His Majesty’s legitimate grandsons raced past; the three little boys pounded their heels against the sides of their spotted ponies and tried to keep up with their illegitimate half-uncle Maine and their legitimate cousin Chartres.

“Stay in the shade, daughter,” Monsieur said to Lotte. “The sun will spoil your complexion.”

“But, sir —”

“And your expensive new dress,” Madame said.

“Yes, Monsieur. Yes, Madame.”

Marie-Josèphe, too, drew back from the sunlight. It would be a shame to ruin her new gown, the finest, by far, that she had ever worn. What did it matter if it was a cast-off of Lotte’s? She smoothed the yellow silk and arranged it to show more of the silver petticoat.

“And you, Mlle de la Croix,” Monsieur said. “You are nearly as dark as the Hurons. People will start calling you the little Indian girl, and Madame de Maintenon will demand the return of her nickname.”

Lorraine chuckled. Madame frowned.

“The old hag never would claim it,” Madame said. “She wants everyone to think she was born at Maintenon and has some right to the title of marquise!”

“Madame —” Marie-Josèphe thought to defend Mme de Maintenon. When Marie-Josèphe first came to France, straight from the convent school on Martinique, the marquise had been kind to her. Though Marie-Josèphe was too old, at twenty, to be a student at Mme de Maintenon’s school at Saint-Cyr, the marquise had given her a place teaching arithmetic to the younger girls. Like Marie-Josèphe, Mme de Maintenon had come to France from Martinique with nothing.

Mme de Maintenon often spoke of Martinique to the students, her protégées. She recounted the hardships she had endured in the New World. She reassured the impoverished high-born girls that if they were devout, and obedient, as she was, His Majesty would provide their dowries and they too could escape their circumstances.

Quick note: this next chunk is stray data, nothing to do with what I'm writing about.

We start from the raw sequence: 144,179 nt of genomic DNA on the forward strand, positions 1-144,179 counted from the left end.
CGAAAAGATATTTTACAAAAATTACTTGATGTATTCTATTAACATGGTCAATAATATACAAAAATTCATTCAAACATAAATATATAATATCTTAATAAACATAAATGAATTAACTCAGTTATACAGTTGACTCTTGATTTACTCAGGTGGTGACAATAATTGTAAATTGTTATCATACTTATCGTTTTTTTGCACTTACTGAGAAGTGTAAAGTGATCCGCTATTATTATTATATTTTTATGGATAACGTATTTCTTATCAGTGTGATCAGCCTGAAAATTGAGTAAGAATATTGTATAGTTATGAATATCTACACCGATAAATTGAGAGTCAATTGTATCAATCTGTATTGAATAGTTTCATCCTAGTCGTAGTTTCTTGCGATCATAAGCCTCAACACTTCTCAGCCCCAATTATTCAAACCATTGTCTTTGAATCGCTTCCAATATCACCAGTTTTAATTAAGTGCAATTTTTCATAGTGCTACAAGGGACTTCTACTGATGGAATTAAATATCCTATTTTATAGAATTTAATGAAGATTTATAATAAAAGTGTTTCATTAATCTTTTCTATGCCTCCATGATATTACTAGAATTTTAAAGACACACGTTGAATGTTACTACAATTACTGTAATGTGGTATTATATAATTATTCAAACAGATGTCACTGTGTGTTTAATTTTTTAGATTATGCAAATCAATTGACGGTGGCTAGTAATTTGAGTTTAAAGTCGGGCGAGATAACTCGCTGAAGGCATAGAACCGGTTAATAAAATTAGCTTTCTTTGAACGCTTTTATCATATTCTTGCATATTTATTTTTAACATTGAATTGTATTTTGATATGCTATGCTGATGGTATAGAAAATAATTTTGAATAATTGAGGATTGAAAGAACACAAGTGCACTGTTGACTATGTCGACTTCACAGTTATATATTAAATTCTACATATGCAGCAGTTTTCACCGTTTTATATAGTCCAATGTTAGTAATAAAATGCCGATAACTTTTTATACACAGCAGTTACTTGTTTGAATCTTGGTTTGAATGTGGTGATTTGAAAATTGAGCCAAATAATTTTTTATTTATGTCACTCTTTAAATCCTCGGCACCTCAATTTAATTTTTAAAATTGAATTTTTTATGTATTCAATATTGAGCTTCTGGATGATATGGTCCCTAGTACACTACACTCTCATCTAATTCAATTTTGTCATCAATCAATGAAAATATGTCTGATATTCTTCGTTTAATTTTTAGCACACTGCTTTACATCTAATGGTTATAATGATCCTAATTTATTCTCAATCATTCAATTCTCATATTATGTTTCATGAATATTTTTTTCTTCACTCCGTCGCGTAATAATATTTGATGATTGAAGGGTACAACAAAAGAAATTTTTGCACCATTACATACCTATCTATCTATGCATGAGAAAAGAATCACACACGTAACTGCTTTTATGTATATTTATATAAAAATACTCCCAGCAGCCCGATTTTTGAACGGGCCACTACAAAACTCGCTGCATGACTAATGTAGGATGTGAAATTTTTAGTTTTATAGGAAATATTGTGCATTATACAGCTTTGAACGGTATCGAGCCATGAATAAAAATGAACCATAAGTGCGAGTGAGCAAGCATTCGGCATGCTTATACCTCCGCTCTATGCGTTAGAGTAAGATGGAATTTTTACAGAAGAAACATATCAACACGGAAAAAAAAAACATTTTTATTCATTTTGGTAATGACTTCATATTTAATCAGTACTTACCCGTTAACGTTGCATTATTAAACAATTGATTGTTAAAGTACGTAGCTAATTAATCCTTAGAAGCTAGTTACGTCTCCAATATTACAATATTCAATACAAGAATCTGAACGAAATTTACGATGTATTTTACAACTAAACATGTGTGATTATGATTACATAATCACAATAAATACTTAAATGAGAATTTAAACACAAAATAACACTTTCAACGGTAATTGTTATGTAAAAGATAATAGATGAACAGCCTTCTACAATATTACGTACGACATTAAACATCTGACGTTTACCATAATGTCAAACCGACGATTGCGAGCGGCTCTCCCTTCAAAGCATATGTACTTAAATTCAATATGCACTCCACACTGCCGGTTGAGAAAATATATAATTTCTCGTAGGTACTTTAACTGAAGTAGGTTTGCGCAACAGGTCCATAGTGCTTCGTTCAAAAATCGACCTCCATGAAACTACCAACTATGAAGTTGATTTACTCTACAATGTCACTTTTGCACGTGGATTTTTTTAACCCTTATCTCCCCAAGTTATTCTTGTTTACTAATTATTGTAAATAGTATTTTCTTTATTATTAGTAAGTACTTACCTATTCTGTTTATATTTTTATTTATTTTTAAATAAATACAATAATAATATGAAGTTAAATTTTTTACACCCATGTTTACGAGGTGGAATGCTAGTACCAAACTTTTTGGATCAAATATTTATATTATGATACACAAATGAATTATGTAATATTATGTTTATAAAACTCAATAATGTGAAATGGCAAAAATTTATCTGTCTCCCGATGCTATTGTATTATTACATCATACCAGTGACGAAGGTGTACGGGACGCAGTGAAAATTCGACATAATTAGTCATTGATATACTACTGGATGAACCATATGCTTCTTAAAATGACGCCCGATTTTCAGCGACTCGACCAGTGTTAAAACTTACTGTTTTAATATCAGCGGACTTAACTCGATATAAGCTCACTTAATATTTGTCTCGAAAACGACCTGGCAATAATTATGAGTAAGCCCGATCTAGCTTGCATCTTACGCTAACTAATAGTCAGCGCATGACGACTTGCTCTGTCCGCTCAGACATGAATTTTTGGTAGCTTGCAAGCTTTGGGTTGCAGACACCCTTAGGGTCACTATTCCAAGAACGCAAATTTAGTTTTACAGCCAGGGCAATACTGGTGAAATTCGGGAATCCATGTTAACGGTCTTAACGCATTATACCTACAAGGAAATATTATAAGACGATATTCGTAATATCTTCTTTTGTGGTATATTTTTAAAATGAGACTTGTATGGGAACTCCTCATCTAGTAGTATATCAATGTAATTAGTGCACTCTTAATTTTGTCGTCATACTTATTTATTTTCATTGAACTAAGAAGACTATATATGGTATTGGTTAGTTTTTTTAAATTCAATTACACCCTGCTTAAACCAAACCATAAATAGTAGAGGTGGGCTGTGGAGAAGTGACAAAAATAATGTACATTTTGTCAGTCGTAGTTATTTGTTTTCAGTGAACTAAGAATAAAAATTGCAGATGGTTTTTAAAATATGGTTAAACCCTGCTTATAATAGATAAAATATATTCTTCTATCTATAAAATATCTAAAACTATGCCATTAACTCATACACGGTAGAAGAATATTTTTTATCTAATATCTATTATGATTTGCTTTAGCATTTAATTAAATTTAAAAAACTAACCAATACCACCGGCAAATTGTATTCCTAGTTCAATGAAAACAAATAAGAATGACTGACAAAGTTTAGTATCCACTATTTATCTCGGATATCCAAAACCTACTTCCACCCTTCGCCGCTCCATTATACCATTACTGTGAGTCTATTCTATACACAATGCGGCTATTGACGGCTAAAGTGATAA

Monsieur interrupted Marie-Josèphe. “Do you use the skin cream I gave you?” He peered at her over his pomander. His complexion was very fair. He whitened it further with powder, and accentuated his fairness with black beauty patches at his cheekbone and beside his mouth. “It’s the finest in the world — but it won’t work if you insist on staying out in the sun!”

“Papa, don’t be mean,” Lotte said. “Marie-Josèphe’s complexion is ever so much paler than when she arrived.”

“Thanks to my skin cream,” Monsieur said.

“Let her be,” Madame said. “There’s no shame in being a little leaf-rustler, as I was. As His Majesty says, no one at court enjoys the gardens anymore. Except me, and now Mlle de la Croix. What were you saying a moment ago?”

“It was nothing, Madame,” Marie-Josèphe said, grateful that Monsieur had interrupted her before she expressed her opinion of Mme de Maintenon. Expressing one’s opinion at court was a gamble, and speaking kindly of Mme de Maintenon in Madame’s presence was foolhardy.